Staying or Leaving Pt. 1 - Silver and Gold
(Ed note: This is the first in a series of blogs based on the question of relocating to Peterborough from Ajax.)
.The other day over coffee, I was asked a question I have heard a fair bit since joining the MCS team in August of this year: "Are you still living in Ajax (though many assume we lived in Scarborough since we pastored there) or will you move to Peterborough?" This has been a question that has plagued our minds as our prayer lives as of late, and actually contributed (along with other stresses that come from a new job) to some physical illness on my part (Wifey, ever cool, remains just that...cool) and some restless moments.
Now the advantages of moving are quite good, from being able to afford a larger home in a great town, to cutting down on a long commute, to being closer to the students with whom we now spend our time at MCS (example: we just had our Christmas Social and while fun and well organized, I couldn't help but miss the students from where we pastored ONLY because we haven't been able to spend time with all of our Master's peeps. That disconnect, while smaller than in September, still bugs me a bit). And at the same token, staying is that much easier. We know our town, our neighbours, our Best Buys, our churches (not that we church hop but we know the local pastors, their vision and their people...plus we are only 20 mins away from good ol' APC) and we love the fact that there are kids who look like Ellie here in the GTA.
Yup, a part of my hesitation to move has been a question of diversity, specifically for my kids. I mean at this point in MY life, I can live with a lack of diversity for myself...I mean I DID attend Master's in Peterborough on my own in 2001 when it was assumed that I would obviously rap and play on the basketball team. I do however worry about it for my kids, Eliana and Liam. The last thing I would ever want would be for them to be called out for being "different" simply because another kid had an observation (I'd also hold myself to NOT judge that kid's parents for breeding ignorance...). And with our kids being mixed (Wifey is lighter than I am), they'll fall in the middle of the spectrum: Too dark for those who are lighter than them & too light for those who are darker (this is a HUGE generalization used for literary affect). And while I am tougher (years of being followed, mocked and insulted will do that to you, I guess), my kids are beautiful soft-hearted innocents who will take those things to heart instead of finding comments to launch back (suddenly my sarcastic demeanour makes a bit more sense, along with my distain for people who mock any culture of any kind. I really don't want my kids to share THAT part of me).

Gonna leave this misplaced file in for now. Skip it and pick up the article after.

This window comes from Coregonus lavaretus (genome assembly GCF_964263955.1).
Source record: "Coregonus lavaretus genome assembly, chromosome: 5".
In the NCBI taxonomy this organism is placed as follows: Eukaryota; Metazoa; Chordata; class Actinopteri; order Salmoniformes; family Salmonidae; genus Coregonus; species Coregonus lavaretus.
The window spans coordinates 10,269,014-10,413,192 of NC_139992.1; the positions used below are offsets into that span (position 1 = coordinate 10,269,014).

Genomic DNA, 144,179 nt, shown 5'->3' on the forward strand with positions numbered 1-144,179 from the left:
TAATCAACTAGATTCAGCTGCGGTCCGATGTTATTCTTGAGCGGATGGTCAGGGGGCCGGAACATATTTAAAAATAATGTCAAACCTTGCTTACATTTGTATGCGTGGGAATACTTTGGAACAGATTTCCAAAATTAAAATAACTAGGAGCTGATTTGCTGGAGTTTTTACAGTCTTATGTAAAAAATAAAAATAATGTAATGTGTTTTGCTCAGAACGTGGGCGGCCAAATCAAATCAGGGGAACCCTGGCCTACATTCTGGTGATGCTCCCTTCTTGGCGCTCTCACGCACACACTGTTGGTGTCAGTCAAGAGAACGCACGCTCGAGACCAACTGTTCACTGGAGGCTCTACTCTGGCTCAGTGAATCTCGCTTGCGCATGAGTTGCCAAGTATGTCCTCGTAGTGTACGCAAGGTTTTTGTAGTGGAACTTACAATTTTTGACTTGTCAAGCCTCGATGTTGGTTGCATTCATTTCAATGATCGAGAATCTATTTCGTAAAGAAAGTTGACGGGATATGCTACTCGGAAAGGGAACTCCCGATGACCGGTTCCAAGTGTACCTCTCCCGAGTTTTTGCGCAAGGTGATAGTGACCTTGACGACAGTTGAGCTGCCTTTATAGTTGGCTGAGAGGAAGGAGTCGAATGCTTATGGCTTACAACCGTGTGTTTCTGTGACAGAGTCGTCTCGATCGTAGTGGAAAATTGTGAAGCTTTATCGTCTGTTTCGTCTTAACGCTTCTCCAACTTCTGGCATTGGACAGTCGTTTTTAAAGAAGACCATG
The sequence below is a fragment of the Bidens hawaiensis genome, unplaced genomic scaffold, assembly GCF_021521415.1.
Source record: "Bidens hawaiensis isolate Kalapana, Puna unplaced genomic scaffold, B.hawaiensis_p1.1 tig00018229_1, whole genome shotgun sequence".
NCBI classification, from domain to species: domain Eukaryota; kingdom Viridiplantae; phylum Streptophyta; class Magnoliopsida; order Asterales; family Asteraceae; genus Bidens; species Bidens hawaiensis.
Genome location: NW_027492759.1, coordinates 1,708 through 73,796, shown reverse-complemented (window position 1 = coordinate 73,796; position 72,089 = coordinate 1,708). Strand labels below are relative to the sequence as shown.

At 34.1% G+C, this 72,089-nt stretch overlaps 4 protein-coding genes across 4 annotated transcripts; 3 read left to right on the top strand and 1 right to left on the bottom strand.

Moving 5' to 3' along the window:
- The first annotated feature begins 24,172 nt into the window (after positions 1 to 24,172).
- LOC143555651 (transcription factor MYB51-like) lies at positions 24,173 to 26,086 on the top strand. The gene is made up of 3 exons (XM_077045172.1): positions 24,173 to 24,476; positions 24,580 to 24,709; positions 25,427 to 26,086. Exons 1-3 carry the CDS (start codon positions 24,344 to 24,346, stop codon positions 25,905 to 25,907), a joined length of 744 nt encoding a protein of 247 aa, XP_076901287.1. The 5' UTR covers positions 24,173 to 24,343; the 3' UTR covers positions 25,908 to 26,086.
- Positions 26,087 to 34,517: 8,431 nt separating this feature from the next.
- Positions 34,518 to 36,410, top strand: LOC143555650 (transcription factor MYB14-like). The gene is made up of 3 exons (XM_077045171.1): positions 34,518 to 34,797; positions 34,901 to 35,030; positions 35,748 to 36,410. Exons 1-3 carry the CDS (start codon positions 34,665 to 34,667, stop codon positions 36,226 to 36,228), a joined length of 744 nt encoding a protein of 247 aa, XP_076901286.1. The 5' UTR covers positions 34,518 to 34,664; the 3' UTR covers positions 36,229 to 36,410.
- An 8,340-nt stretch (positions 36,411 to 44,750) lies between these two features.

You see, I worry about my kids having to "choose a side". When I first got to MCS, I spoke intentionally with two students who both happen to be of mixed race to ask them about my own concerns. I asked about which culture they identified with more so and while they both would say a more typical "caucasian-Canadian" culture, when around others FROM said culture (or from a afro-canadian/black culture), they would be treated as black. Even as adults, the struggle to "fit in" was and is there. Which means it'll be there for my kids. And that sucks a lot.
So do we stay here in the GTA to live in diversity? Well the other day on the playground at school, Ellie wasn't "allowed" to play with some kids because she wasn't the "right kind of black", which saddened and confused her tremendously. So ignorant people are everywhere, I guess, which makes staying or leaving based on that point irrelevant but worth noting at times.
It also means teaching my kids that some people, even Christian people, don't know how to talk to and see beyond what you look like so pray for good real friends who will do more than love your skin and your hair. Secondly, it means helping them both appreciate both sides of the coin. I never want either of them to be ashamed or embarrassed to be mixed. We want them to appreciate their Scottish and Bajan backgrounds (what a mix: bagpipes and calypso!), and blend them both, like we have as their parents. And lastly, it means teaching the importance of finding their identity in the kingdom rather than their kinfolk or tribes. And that'll be the hard part. It's hard to do that when you're marginalized (along with some many other races, types of people, etc.) but hopefully, it'll be different for my kids than it was for me.
And already, Eliana is proving to be a smart cookie. When she got home after being told she wasn't the right kind of black, she told Wifey that her only worry was for her little brother who might hear that too when he goes to school because, in her words, "He's silver like me, Mommy..."
If that's what she feel and what she sees, then I would rather Silver over Gold everytime.